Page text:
Koi keeping is a lot of fun in many ways. Daily koi appreciation is one of the main joys for Koi hobbyists, and many also enjoy Koi hunting, grow-outs, or entering a Koi show. In addition, there are quite a few hobbyists who enjoy breeding their own baby Koi in the springtime. They get only one chance a year, and they consider “Koi breeding” as an actual “ultimate pleasure.”

Maybe Koi breeding could be something you will be excited about, too. However, you must know what to prepare and a few techniques for mating them and incubating their eggs. Spring is the best time to breed them. Let’s learn the proper way of Koi breeding for the best results.

The conditions

You need healthy Koi—1 female and 2–3 males (they all must be older than 3 years old). After successfully breeding them, you will need to sort them out by your own type; and if you care about the results, try starting with Shiro Utsuri because they are easier to sort.

However, you might say “I want more red color in my pond!” In this case, Kohaku might be the best choice to begin with. I’ll tell you beforehand that the following breeding method is not the only one. There are also other ways, but they require higher levels of expertise.

Things to prepare


Place spawning ropes

When the water temperature gets around 75°F, fill up the 6’ round show tank with water 2-feet deep and set the spawning rope as pictured above. Introduce your parent Koi into the tank. Don’t forget to set up an aeration and tank cover net. This process should be done on the day before your day off.  

Koi eggs on spawning ropes

Next morning, check whether there are eggs on the spawning rope. If you see millions of eggs on the spawning rope, you already succeeded. Try again if you don’t see eggs. You can either continue waiting for several nights or set up same structure another day and try again. You will eventually see their eggs if you are patient enough.

You may switch a parent Koi with another potential Koi. This sometimes makes it easier for them to fall in love each other.

One thing you must not miss is disinfection. Dissolve 2 grams / 265 gallons of malachite green into the water and soak the spawning rope with eggs for 30 min.

An example of spawning tank set up.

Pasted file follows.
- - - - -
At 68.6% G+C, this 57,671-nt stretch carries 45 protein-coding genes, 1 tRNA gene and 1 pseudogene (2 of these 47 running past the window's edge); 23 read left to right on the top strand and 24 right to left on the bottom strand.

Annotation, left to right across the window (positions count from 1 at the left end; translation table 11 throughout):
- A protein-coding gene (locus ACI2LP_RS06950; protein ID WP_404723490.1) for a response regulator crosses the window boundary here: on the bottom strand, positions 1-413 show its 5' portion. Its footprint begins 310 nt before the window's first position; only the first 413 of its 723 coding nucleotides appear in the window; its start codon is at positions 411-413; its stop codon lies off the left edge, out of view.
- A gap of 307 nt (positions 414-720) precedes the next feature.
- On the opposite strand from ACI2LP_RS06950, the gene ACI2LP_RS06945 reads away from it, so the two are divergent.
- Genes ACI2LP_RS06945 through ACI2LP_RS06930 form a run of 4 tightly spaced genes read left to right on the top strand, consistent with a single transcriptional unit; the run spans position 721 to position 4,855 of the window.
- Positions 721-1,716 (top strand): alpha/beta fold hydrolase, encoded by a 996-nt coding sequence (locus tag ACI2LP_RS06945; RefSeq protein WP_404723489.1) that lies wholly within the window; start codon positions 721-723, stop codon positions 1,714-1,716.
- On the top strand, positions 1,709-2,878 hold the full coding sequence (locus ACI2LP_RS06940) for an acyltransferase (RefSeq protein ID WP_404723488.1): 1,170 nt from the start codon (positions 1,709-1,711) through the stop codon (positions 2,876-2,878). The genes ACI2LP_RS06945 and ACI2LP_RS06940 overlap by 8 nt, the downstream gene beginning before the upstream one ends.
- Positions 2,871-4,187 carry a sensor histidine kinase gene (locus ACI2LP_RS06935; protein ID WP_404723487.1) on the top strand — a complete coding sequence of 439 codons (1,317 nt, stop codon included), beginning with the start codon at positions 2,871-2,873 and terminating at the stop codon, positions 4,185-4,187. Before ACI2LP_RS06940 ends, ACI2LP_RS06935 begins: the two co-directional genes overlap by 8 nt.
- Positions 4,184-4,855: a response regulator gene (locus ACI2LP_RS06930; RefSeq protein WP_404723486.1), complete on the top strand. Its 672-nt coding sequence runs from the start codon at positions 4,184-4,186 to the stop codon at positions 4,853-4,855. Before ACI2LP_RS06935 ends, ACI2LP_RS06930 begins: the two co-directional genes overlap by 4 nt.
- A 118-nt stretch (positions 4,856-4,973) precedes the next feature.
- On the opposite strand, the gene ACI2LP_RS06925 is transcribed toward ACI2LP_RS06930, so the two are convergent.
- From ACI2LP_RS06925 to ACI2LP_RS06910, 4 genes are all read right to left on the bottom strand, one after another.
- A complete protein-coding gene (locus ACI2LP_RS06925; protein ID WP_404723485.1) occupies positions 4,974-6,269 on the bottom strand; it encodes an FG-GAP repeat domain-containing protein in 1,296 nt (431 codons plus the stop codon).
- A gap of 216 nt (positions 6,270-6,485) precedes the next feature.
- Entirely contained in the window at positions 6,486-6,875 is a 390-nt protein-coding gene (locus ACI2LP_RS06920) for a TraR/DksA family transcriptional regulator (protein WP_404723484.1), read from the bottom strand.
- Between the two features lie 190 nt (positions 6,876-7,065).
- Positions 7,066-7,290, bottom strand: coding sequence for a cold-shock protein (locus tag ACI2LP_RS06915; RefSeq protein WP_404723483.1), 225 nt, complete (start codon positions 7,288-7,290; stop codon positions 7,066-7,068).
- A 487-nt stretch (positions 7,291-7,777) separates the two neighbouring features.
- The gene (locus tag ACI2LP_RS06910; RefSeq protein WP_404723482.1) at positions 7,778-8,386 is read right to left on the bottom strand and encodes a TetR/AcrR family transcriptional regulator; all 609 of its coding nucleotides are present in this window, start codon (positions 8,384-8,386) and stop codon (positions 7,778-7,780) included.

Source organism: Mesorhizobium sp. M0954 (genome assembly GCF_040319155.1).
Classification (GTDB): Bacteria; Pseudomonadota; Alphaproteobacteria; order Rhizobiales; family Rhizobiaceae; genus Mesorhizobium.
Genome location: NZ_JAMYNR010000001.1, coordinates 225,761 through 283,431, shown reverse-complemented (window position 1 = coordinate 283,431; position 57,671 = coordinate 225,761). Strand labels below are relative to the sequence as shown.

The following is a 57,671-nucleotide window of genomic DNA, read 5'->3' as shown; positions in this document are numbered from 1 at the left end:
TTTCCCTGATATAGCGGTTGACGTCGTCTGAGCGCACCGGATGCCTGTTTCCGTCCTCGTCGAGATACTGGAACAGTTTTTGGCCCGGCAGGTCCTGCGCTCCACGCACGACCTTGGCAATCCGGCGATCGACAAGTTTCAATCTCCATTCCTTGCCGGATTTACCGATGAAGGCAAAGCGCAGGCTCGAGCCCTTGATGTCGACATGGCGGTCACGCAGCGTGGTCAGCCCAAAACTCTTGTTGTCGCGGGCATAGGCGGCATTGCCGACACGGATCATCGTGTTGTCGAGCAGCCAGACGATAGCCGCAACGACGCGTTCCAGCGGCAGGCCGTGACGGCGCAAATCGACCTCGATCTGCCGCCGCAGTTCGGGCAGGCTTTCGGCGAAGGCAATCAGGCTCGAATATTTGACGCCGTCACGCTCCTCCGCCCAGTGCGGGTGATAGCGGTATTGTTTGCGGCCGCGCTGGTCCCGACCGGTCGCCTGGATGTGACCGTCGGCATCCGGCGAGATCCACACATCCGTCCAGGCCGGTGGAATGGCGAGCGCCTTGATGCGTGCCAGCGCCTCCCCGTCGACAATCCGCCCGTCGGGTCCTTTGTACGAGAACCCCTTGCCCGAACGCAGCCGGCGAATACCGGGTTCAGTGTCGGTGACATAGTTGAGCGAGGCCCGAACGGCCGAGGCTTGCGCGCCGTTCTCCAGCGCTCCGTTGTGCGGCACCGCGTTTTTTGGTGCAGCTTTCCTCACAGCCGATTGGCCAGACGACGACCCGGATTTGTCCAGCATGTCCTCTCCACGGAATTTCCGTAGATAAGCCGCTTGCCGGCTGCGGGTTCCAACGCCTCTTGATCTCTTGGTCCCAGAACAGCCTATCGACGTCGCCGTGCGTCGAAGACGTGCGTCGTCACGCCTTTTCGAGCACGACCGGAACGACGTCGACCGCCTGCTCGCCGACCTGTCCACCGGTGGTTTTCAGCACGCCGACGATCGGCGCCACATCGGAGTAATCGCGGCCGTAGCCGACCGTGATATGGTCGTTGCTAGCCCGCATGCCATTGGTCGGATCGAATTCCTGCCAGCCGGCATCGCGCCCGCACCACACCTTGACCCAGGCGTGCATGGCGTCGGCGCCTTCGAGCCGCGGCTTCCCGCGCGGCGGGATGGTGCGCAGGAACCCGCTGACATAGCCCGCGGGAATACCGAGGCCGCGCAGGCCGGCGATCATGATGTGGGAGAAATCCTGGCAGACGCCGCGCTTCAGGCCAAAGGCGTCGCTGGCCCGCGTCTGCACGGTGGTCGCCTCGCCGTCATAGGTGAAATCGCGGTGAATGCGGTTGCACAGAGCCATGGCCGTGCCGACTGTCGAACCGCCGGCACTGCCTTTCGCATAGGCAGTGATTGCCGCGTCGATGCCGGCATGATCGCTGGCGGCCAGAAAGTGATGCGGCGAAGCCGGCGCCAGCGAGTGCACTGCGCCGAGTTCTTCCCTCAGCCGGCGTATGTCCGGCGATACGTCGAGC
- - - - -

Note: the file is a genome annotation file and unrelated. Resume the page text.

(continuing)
*If your spawning rope is about 5 feet long (or 150cm), fold in the middle, tie the middle part to a top rope, and hang 45 spawning ropes from the top rope in the same way.

Cover the tank with cover net.

Don’t forget to keep aeration all the time.

After the disinfection, move the spawning ropes to the tank which is about a same size as the tank you used for spawning. Though you can also use the spawning tank for a next step, you should take out those eggs on the bottom of tank to reduce contamination. As a beginner, you must focus on keeping the environment healthy for the eggs and fry rather than attempt to incubate more eggs.

  1. Make the water in both the spawning tank and incubating tank the same temperature.
  2. Again don’t forget the aeration in the tank for incubation.
  3. Keep the water temperature in the incubation tank at 77°F.
  • Keeping the water temperature constant is the key to incubate healthy fry, and they will hatch their eggs in 3 days if you keep the water at 77°F.
  • At the beginning, those fry will stay by the spawning rope or tank wall; but once they start swimming around, you can take out the spawning rope from the tank.
  • They need food after 24 hours of hatching; so you will start making food for them at the same time that they hatch out of their eggs.

Make sure the top rope is tightly tied.

Food-making instructions

For professionals and experienced Koi hobbyists in Japan, it is common to breed water fleas as fry’s food; but you can also feed them with brine shrimp (Artemia), too.

  1. Fill up a vessel with 50 L of water and 1g of salt (0.2% salinity)
  2. Put 50g of brine shrimp dry eggs into the vessel
  3. Keep water temperature 8386°F by ceramic heater.

Aeration is needed in this vessel. Then the brine shrimp will hatch their eggs in 24 hours, and you are able to feed them to your fry.

After 24 hours, stop the air pump; and wait until the shell and brine shrimp will be separate. After a while, you will see the hatched brine shrimps on the bottom of vessel. By using a hand-operated water pump, suck up the shrimps and flow into the incubation tank.

After feeding them with brine shrimp for 10 days, your fry grow will big and you can switch to an artificial feed.